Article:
Last month marked my three-year anniversary as Chief Nursing Officer. When I stepped into this role, I had been fortunate to work with the amazing UAMS Nursing team for many years, and I was looking forward to working with you on many opportunities, but I had no idea about the challenges ahead. As I have said many times, there is no other team of nurses, therapists, technicians, physicians and others across UAMS Health I would have wanted to face these challenges with. I have never questioned the dedication of our nursing leadership team or their commitment to their team members and our patients, and I am grateful and honored to work with each of you.
Like many of you, these past three years were not what I envisioned. As I go through my mind thinking of the things that have happened, I think of both fun times and challenges. I have recently been reminded of the monumental challenges faced by others and am inspired by their courage. I have been watching Five Days at Memorial on Apple+, an eight-part drama based on actual events at Memorial Hospital in New Orleans in the days following Hurricane Katrina. It’s difficult to imagine that this took place in America only 17 years ago.
I’ve also been reading The Desperate Hours, Marie Brenner’s account of the COVID pandemic at New York-Presbyterian Hospital, an academic health center that cared for some of the first COVID-positive patients in America and was quickly overwhelmed with patients in the spring of 2020. Again, it’s difficult to imagine that this took place in America only two years ago.
As I’ve watched this mini-series and read this book, I’ve repeatedly thought things like, “How can they do that?” “How can they carry those patients up all those stairs?” “How can they take care of COVID patients, not knowing anything about this virus?” Then I remember, they’re nurses.. Nurses often go above and beyond, and these stories show exactly what a nurse’s heart is all about. These two examples of the extraordinary bravery of nurses in extremely difficult circumstances have certainly made me proud to be a nurse.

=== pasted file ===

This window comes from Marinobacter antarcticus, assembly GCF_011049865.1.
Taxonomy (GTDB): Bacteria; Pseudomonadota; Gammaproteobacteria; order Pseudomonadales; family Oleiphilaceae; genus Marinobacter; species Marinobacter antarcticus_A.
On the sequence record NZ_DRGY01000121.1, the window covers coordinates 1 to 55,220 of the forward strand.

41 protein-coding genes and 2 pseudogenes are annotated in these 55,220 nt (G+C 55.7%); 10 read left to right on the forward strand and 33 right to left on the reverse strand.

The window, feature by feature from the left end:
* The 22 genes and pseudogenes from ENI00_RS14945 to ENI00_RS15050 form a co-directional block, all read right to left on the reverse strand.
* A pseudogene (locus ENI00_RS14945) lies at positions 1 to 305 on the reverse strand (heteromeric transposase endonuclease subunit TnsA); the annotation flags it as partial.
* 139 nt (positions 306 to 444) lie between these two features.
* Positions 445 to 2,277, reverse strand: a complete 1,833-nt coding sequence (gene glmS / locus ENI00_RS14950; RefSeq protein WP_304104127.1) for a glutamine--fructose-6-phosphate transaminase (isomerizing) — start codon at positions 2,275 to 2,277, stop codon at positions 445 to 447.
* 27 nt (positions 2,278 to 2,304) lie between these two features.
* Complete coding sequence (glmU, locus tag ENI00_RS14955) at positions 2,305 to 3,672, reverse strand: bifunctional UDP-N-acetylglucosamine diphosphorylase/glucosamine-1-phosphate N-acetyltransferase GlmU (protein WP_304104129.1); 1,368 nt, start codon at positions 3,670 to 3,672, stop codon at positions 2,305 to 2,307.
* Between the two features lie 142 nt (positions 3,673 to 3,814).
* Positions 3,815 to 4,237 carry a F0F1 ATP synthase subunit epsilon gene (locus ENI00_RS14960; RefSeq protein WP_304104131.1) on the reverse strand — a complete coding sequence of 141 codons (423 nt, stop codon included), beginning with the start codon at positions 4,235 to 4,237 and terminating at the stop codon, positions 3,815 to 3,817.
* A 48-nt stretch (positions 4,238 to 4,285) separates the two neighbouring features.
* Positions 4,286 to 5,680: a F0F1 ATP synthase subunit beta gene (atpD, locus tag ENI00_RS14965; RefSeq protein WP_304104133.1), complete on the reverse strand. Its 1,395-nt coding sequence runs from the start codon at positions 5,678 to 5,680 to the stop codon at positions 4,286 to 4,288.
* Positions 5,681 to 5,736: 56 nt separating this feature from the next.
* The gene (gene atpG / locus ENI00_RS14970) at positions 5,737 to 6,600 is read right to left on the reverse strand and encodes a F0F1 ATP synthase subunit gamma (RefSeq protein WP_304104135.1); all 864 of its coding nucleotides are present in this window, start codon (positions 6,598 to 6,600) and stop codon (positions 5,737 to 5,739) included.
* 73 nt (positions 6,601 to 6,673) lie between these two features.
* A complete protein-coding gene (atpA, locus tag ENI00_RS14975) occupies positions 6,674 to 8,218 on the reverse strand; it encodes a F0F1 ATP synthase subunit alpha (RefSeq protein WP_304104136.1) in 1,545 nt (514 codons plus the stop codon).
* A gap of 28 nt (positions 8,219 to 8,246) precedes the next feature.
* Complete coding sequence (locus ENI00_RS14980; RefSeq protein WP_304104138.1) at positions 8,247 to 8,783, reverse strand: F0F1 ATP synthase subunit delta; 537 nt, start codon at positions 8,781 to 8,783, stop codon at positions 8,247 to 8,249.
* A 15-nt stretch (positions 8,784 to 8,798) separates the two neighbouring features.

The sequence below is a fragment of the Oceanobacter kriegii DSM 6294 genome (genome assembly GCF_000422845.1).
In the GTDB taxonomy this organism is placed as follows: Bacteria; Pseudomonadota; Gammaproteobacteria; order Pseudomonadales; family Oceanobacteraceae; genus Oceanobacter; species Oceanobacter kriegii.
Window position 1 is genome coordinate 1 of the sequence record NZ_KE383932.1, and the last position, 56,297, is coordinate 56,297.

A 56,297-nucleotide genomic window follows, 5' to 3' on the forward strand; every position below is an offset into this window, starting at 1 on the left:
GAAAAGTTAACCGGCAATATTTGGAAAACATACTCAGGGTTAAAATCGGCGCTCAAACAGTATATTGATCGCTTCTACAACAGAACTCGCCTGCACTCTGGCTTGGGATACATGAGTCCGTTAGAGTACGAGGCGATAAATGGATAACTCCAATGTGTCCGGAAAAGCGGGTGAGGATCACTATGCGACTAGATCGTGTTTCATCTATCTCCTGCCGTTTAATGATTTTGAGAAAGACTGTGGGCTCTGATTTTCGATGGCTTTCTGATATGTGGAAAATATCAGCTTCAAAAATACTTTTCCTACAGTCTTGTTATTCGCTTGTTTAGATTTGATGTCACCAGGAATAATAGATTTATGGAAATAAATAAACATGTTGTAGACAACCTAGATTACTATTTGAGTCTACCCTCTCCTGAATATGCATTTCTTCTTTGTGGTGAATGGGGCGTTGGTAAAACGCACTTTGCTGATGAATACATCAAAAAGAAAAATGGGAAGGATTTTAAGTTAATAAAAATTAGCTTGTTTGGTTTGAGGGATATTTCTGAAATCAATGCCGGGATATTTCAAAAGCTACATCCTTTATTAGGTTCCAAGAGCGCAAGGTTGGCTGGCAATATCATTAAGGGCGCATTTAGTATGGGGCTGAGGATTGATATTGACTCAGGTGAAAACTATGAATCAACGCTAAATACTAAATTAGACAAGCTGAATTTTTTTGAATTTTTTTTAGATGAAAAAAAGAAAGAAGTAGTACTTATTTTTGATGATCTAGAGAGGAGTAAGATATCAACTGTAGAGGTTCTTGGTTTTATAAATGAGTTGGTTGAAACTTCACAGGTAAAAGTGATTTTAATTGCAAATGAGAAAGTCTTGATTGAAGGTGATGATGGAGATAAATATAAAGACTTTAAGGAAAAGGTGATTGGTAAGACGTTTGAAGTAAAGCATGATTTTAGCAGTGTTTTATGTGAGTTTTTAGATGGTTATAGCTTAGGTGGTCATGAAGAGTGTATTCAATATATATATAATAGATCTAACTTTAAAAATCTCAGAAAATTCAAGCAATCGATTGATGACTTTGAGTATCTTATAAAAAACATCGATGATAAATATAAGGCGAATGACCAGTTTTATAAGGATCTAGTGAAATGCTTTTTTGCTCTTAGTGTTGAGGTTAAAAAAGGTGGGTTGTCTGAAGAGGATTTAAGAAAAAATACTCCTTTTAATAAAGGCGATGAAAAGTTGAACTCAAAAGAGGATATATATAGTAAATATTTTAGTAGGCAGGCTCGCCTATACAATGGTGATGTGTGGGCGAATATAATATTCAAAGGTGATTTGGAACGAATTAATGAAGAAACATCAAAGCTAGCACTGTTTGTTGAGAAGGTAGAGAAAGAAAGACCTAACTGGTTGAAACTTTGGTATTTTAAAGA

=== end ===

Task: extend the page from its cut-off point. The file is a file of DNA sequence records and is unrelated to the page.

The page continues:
Although it’s an entirely different scale and scope, but equally heroic in my book, I’d like to give a shout out to Devin Terry, MSN, RN, ACNS-BC, CPHQ, and her team for earning ANCC PTAP Accreditation, the official accreditation for our New Graduate RN Transition to Practice Program (TTP). This required not only hours of work to document our program, but also interviews with new graduate RNs and their leadership. This important milestone in our Magnet journey recognizes the hard work dedicated to ensuring our nurses get off to a great start when they begin their careers here at UAMS.
Enjoy the holiday weekend and the soak up these last few days of summer, knowing that you’re a nurse and part of an amazing team that does amazing things every day.